“We shall not cease from exploration / And the end of our exploring / Will be to arrive where we started / And know the place for the first time.” – T.S. Eliot

While he read these lines with his deep, profound voice in Of Time and the City (2008), Terence Davies underlines crucial clues pertaining to the nature of remembering. This film that he had dedicated to Liverpool, where he was born in and grew up at –just like his other films which precipitate from his experiences– are constructed not as a mirror reflection, but rather as a collage of floating memories flitting about. As such, Terence Davies’ handful of cinematic poems he made in 30 years, are not untouchable “idols.” Starting with his trilogy of short films shot in 1976, 1980 and 1983, his chain of personal memories (in his own words) triggers each other like the rings in the water when you throw in a rock. This complex circularity is similar, be it a literary adaptation (House of Mirth, 2000) or autobiographical (Long Day Closes, 1992). His childhood and adolescence were spent in during and post-World War II England. The authoritarian school and passionist Catholic teachings, but still “light” at home is not missing albeit the strict father; his loving mother and siblings, the magic of cinema, the song which everybody joins in at some time, they all emphasise this contrast. For instance in Distant Voices, Still Lives (1998) which is somehow autobiographical as well, we watch the empty stairwell that leads to the upper floor of the house. There is nobody around, but we hear certain voices in the background. The time that flows through our fingers is captured so cinematically and delicately, it is there! Therefore, it is not surprise that he was called the “Proust of worker’s class.” The reason he is considered the most important English filmmaker is because he knows the raison d’etre of cinema. This is why memories shine a different light than a personal photo album. While he uncovers photographs from their locked drawers –personal or common– we feel dizzy because of the conflicting emotions we feel. This must be the awareness that we are not the master of our own memories. Similarly, like in Eliot’s poem, neither of time.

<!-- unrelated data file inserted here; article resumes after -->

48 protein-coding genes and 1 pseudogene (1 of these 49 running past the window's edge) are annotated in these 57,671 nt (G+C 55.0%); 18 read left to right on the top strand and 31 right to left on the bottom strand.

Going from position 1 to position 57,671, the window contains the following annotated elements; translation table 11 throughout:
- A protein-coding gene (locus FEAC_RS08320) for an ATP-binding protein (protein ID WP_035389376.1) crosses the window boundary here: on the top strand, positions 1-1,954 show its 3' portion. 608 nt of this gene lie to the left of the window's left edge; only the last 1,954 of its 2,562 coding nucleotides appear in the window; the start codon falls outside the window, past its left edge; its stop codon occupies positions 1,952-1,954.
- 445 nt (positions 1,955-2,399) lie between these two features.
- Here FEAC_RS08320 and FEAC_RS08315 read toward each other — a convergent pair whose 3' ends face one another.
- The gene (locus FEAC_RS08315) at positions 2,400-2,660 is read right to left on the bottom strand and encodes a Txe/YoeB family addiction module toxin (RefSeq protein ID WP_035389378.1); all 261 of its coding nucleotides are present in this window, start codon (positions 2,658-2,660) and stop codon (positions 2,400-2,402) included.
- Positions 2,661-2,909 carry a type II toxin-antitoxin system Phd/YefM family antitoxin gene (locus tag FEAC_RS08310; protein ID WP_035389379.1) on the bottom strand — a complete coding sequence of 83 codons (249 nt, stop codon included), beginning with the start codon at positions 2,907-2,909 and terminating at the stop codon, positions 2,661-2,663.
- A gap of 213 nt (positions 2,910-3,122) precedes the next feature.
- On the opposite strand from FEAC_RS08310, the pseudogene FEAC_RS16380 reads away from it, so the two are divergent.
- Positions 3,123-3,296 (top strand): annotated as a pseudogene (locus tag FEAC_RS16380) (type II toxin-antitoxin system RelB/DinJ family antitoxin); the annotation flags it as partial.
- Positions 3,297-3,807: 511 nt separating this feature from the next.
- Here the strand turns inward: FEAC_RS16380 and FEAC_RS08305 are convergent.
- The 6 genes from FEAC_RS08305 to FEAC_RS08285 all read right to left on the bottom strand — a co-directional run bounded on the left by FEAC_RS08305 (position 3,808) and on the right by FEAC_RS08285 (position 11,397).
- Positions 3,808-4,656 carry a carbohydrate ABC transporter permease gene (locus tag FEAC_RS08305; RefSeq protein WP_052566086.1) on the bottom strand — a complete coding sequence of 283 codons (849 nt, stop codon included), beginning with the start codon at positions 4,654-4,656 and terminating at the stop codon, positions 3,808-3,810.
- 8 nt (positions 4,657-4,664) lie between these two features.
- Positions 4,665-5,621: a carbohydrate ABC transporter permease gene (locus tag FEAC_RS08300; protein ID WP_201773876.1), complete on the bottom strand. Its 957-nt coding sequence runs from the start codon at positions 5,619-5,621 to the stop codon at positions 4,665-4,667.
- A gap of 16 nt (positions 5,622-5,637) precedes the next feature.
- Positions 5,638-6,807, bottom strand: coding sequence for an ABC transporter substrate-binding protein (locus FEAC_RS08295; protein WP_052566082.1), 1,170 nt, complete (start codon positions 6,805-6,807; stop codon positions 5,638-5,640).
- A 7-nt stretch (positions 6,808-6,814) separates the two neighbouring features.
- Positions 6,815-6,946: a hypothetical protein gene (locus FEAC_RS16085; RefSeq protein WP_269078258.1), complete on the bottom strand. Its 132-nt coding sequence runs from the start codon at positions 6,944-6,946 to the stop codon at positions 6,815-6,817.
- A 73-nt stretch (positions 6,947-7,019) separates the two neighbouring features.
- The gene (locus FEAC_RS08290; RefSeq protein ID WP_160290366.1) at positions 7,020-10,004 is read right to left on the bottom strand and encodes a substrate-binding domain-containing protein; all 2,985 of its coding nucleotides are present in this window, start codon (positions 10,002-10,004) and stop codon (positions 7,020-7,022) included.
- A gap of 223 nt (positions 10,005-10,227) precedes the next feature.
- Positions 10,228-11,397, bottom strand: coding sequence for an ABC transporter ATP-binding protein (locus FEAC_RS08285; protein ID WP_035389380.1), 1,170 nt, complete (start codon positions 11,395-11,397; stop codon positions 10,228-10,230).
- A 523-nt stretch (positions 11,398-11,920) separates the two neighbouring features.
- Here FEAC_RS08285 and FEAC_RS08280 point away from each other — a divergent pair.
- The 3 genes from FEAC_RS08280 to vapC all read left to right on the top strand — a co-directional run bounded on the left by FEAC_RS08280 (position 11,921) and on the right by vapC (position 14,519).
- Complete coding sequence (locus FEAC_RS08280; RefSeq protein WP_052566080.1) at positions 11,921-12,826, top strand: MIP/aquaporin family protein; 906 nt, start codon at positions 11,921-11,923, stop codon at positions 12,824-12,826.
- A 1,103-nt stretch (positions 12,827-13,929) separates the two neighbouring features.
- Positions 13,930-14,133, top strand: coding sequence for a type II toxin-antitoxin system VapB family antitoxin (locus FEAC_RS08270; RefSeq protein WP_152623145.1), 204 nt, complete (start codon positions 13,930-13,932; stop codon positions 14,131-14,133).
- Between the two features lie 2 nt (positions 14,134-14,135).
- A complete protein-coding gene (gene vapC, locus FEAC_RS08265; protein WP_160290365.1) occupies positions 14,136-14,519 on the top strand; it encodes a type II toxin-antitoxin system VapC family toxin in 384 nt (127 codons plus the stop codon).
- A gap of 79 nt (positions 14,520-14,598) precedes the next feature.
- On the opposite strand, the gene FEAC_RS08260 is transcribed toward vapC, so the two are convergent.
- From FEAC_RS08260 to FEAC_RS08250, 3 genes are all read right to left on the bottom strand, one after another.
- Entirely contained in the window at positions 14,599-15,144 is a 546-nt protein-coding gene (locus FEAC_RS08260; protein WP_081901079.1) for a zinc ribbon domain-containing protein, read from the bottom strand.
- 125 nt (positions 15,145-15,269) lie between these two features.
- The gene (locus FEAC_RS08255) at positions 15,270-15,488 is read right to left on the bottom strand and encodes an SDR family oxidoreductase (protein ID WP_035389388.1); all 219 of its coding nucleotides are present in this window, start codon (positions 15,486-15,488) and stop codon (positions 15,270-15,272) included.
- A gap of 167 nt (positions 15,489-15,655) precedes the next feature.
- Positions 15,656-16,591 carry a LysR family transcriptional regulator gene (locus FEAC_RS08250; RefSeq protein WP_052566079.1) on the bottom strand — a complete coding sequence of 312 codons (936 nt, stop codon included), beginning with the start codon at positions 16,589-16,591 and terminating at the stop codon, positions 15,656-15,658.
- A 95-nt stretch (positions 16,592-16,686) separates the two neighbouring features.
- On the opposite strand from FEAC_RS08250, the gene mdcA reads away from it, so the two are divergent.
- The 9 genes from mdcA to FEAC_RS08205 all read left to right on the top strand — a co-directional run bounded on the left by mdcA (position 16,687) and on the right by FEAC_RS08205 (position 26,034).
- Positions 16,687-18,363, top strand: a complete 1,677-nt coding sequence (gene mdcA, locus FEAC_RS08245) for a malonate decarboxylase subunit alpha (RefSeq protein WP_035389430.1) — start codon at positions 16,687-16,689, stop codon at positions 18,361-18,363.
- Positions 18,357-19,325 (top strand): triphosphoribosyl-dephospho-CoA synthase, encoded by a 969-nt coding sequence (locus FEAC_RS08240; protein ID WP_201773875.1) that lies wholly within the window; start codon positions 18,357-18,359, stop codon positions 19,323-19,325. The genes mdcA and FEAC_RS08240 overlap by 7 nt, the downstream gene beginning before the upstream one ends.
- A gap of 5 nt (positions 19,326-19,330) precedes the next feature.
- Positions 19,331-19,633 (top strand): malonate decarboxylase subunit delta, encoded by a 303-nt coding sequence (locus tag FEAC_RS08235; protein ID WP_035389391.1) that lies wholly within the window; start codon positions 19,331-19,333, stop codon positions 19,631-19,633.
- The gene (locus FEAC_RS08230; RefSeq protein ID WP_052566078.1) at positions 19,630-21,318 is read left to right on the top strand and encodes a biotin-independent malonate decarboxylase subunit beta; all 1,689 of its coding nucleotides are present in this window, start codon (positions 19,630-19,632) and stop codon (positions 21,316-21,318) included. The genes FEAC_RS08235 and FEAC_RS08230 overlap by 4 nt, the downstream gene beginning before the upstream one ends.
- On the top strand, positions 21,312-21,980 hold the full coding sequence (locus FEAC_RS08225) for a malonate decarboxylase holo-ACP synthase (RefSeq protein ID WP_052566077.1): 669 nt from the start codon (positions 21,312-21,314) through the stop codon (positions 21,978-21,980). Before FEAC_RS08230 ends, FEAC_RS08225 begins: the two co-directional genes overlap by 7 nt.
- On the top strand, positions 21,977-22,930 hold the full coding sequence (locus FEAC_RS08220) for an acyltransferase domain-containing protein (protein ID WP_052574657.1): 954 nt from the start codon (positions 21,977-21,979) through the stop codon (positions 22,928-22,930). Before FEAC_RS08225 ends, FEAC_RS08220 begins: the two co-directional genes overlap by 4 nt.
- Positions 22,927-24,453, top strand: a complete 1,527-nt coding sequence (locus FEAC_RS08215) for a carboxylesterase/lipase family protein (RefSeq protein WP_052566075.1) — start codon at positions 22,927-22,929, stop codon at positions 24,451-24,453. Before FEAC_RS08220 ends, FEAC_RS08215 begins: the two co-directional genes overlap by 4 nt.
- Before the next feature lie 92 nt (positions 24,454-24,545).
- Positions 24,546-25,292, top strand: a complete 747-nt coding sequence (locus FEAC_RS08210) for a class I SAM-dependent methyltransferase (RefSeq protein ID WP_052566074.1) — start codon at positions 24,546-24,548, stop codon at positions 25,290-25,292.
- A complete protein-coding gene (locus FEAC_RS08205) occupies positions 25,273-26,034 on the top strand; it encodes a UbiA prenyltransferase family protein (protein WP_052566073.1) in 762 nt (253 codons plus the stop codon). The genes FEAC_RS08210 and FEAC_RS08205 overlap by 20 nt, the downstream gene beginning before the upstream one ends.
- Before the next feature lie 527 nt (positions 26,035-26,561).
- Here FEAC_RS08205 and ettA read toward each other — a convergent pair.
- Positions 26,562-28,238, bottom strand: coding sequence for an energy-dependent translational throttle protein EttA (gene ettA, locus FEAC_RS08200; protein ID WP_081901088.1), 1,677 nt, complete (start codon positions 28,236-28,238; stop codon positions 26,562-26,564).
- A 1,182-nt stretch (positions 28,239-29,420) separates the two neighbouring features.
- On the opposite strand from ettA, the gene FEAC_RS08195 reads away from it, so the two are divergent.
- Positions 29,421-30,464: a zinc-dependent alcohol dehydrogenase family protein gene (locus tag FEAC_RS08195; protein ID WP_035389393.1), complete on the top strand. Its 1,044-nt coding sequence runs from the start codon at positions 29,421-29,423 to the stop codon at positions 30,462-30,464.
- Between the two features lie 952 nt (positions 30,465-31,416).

– Esin Küçüktepepınar